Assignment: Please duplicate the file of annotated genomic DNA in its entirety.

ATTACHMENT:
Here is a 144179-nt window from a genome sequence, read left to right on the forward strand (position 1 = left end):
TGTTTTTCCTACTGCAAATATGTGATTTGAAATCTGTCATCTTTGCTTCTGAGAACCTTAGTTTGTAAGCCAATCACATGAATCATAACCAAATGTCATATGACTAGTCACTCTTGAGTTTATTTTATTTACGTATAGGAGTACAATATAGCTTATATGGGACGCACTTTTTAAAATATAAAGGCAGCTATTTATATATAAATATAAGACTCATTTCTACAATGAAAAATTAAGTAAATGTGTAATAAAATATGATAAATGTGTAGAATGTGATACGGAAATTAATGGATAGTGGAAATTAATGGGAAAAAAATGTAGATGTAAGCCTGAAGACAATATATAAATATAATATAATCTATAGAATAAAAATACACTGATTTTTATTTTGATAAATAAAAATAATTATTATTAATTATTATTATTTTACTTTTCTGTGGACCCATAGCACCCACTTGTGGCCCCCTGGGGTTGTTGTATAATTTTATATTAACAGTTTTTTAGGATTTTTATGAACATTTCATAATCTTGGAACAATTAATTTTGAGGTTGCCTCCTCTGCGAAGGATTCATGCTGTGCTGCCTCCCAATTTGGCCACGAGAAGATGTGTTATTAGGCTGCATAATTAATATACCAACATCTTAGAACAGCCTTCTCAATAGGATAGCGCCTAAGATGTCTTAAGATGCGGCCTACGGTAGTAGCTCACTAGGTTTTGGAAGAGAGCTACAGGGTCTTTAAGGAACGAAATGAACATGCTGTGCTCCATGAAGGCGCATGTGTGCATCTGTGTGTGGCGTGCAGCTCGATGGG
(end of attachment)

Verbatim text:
Here is a 144179-nt window from a genome sequence, read left to right on the forward strand (position 1 = left end):
TGTTTTTCCTACTGCAAATATGTGATTTGAAATCTGTCATCTTTGCTTCTGAGAACCTTAGTTTGTAAGCCAATCACATGAATCATAACCAAATGTCATATGACTAGTCACTCTTGAGTTTATTTTATTTACGTATAGGAGTACAATATAGCTTATATGGGACGCACTTTTTAAAATATAAAGGCAGCTATTTATATATAAATATAAGACTCATTTCTACAATGAAAAATTAAGTAAATGTGTAATAAAATATGATAAATGTGTAGAATGTGATACGGAAATTAATGGATAGTGGAAATTAATGGGAAAAAAATGTAGATGTAAGCCTGAAGACAATATATAAATATAATATAATCTATAGAATAAAAATACACTGATTTTTATTTTGATAAATAAAAATAATTATTATTAATTATTATTATTTTACTTTTCTGTGGACCCATAGCACCCACTTGTGGCCCCCTGGGGTTGTTGTATAATTTTATATTAACAGTTTTTTAGGATTTTTATGAACATTTCATAATCTTGGAACAATTAATTTTGAGGTTGCCTCCTCTGCGAAGGATTCATGCTGTGCTGCCTCCCAATTTGGCCACGAGAAGATGTGTTATTAGGCTGCATAATTAATATACCAACATCTTAGAACAGCCTTCTCAATAGGATAGCGCCTAAGATGTCTTAAGATGCGGCCTACGGTAGTAGCTCACTAGGTTTTGGAAGAGAGCTACAGGGTCTTTAAGGAACGAAATGAACATGCTGTGCTCCATGAAGGCGCATGTGTGCATCTGTGTGTGGCGTGCAGCTCGATGGG